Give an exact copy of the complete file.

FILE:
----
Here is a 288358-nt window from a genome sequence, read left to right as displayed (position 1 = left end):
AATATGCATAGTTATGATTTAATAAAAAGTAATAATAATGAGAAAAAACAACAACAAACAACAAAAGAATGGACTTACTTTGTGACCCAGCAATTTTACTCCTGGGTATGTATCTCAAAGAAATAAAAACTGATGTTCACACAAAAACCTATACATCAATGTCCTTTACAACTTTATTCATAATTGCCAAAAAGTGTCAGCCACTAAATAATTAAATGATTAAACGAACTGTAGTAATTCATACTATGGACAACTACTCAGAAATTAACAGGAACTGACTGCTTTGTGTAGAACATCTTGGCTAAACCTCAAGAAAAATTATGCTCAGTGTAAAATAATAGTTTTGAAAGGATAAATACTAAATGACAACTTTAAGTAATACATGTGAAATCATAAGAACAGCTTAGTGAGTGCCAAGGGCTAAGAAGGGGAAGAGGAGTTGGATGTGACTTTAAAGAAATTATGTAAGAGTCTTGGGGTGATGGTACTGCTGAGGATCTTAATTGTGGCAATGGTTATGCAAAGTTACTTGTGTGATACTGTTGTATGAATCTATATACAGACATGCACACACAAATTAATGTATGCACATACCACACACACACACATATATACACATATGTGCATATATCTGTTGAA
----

Here is a 288358-nt window from a genome sequence, read left to right as displayed (position 1 = left end):
AATATGCATAGTTATGATTTAATAAAAAGTAATAATAATGAGAAAAAACAACAACAAACAACAAAAGAATGGACTTACTTTGTGACCCAGCAATTTTACTCCTGGGTATGTATCTCAAAGAAATAAAAACTGATGTTCACACAAAAACCTATACATCAATGTCCTTTACAACTTTATTCATAATTGCCAAAAAGTGTCAGCCACTAAATAATTAAATGATTAAACGAACTGTAGTAATTCATACTATGGACAACTACTCAGAAATTAACAGGAACTGACTGCTTTGTGTAGAACATCTTGGCTAAACCTCAAGAAAAATTATGCTCAGTGTAAAATAATAGTTTTGAAAGGATAAATACTAAATGACAACTTTAAGTAATACATGTGAAATCATAAGAACAGCTTAGTGAGTGCCAAGGGCTAAGAAGGGGAAGAGGAGTTGGATGTGACTTTAAAGAAATTATGTAAGAGTCTTGGGGTGATGGTACTGCTGAGGATCTTAATTGTGGCAATGGTTATGCAAAGTTACTTGTGTGATACTGTTGTATGAATCTATATACAGACATGCACACACAAATTAATGTATGCACATACCACACACACACACATATATACACATATGTGCATATATCTGTTGAA